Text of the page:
If you're flying abroad for your holiday this year, you face one major obstacle before you get there: the airport. Most people will find it expensive to get to, slow to use and unpleasantly crowded.
But there are ways of improving the experience: here are 10 ideas that may help.
1 Go local: Last week, Transport Minister Leo Varadkar vowed to pull the plug on funding for Galway and Sligo airports next year, but almost €6m of taxpayer's money will be put into our four other regional airports in Donegal, Knock, Kerry and Waterford.
Smaller airports, the ones Ryanair tend to fly to, often have more convenient (and cheaper) parking, shorter check-in times and fewer queues, and you don't have to walk for miles to get from security to the departure gate.
You will probably get your luggage back more quickly when you return home, too.
2 Avoid weekends: Airports are generally at their quietest and most pleasant between about 11am and 4pm on weekdays. Book to fly at these times and you will probably find cheaper fares, too.
3 Book a convenient car park: If you have to drive to the airport, it's worth keeping an eye on parking offers by checking the airport and agency websites.
Often within a week or so of departure, deals start to appear offering reduced rates in the short-term car parks, or for valet parking services. The premium for these can fall from twice the price of a long-term space.
Try quickpark.ie, parksmart.ie , and dublinairport.com for tips.
4 Check in smoothly: Since most airlines now allow you to print out your boarding card at home, check-in is one part of the airport experience that has become more bearable in recent years. Where possible, make sure you print off both outward and return boarding cards.
If you travel with checked baggage, however, you won't be able to avoid a queue for the 'fast' baggage drop; all you can do is reduce your stress levels by arriving with plenty of time in hand.
Much better: travel with hand baggage only.
If you are travelling with small children and are carrying bottles and infant feed, visit babytravelshop.ie, which has handy tips for getting little people through security with as little fuss as possible.
5 Fast-track through security: Now that check-in queues have shortened, the biggest hold-up is likely to be at security. Controversially, several airports -- none in Ireland -- have started to offer a fast track through the checks to those who pay a fee -- usually between €4 and €6.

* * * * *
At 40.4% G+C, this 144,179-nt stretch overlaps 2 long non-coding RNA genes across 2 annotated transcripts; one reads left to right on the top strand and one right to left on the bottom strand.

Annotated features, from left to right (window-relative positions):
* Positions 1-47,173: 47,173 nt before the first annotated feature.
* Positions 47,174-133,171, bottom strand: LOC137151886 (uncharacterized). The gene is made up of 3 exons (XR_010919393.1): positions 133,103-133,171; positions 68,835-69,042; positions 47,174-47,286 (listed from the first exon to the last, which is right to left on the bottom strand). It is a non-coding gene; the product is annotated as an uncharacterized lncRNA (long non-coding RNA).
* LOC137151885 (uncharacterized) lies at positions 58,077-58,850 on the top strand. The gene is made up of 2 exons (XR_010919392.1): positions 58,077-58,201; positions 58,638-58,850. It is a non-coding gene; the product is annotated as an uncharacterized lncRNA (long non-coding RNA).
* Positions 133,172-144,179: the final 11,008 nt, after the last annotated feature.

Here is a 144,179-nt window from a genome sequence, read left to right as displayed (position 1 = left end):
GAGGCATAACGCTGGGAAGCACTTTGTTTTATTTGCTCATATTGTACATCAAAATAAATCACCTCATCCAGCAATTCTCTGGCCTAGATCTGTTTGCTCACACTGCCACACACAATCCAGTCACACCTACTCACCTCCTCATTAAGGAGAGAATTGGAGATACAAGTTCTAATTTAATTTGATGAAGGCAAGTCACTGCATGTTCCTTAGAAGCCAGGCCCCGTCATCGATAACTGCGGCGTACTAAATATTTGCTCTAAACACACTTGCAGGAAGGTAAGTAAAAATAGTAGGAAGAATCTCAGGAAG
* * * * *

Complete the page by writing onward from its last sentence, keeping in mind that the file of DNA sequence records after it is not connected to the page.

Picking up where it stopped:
Manchester airport, for example, charges £3.50 (¤3.93) plus a £1.50 (¤1.69) online booking fee for each transaction, though you do get it free if you book valet parking through the airport website (manchesterairport.co.uk).
An important way to reduce hold-ups is to make sure your cabin baggage complies with size restrictions (which vary from airline to airline), and the latest security regulations, especially with regard to the number of bags you are allowed, and the amount of liquids you can take into departures.
6 Consider a lounge: In most airports, if you know you are likely to have a long wait, you can escape the throng by buying access to an executive lounge in advance through agents such as Lounge Pass (loungepass.com).
Fees are usually about €25 a head and include snacks, drinks, newspapers, and showers.
Many lounges, including the Aer Lingus Gold Circle (€25) in Dublin's T2, allow you to pay for entry at the door -- worth bearing in mind if your flight is subject to a long delay.
7Shop and collect: Now most of us are trying to keep our hand luggage to a minimum, shopping at the airport has lost much of its appeal.
If you are going through Dublin or Cork airports or a BAA airport (Heathrow, Stansted, Southampton, Glasgow, Edinburgh and Aberdeen), however, you can ask to use a 'shop and collect' service. This allows those who are travelling within the EU to pay for the goods, have them stored at the airport and collect them on return. In case you forget, they will send you a text as soon as you land, reminding you to pick up your goodies.
8 Board last: If you have an allocated seat, it is clearly best to board among the last passengers: you will spend less time stuck in your seat waiting for take-off. If you are flying with an airline such as Ryanair that doesn't offer allocated seats, that strategy doesn't work unless you are happy to sit anywhere.
Priority boarding means you don't have to spend all your time in the airport queuing. It's expensive, but might be worth considering if your are flying at peak times.
9 Disembark first: Sit as close to the front of the plane as you can. The first to disembark are first in the queue at immigration.
This isn't an issue at smaller airports, but can save a lot of time at peak times or in destinations such as the United States, where queues at immigration can last an hour or more.
10 Skip immigration queues: The same tactic applies when coming home, but at some airports such as Gatwick, Stansted or Heathrow you can still face long queues at immigration desks.
One way round this is to register for the British Home Office IRIS recognition system. Instead of queuing at the desks, you enter a glass booth and get automatic clearance based on a scan of your iris that confirms your identity and nationality.
The process takes about 20 seconds and the system is in operation at Heathrow (terminals 1,3,4,5), Manchester (1 and 2), Birmingham (1) and Gatwick (north).
You have to enrol (a process that takes about 10 minutes) on your way out Britain, using one of the IRIS centres in the departure lounges of the above airports (though these are currently not available at Heathrow terminal 3, and Manchester terminal 2). See bit.ly/acgrln. Irish nationals can apply. Iris recognition security has yet to come to Irish airports.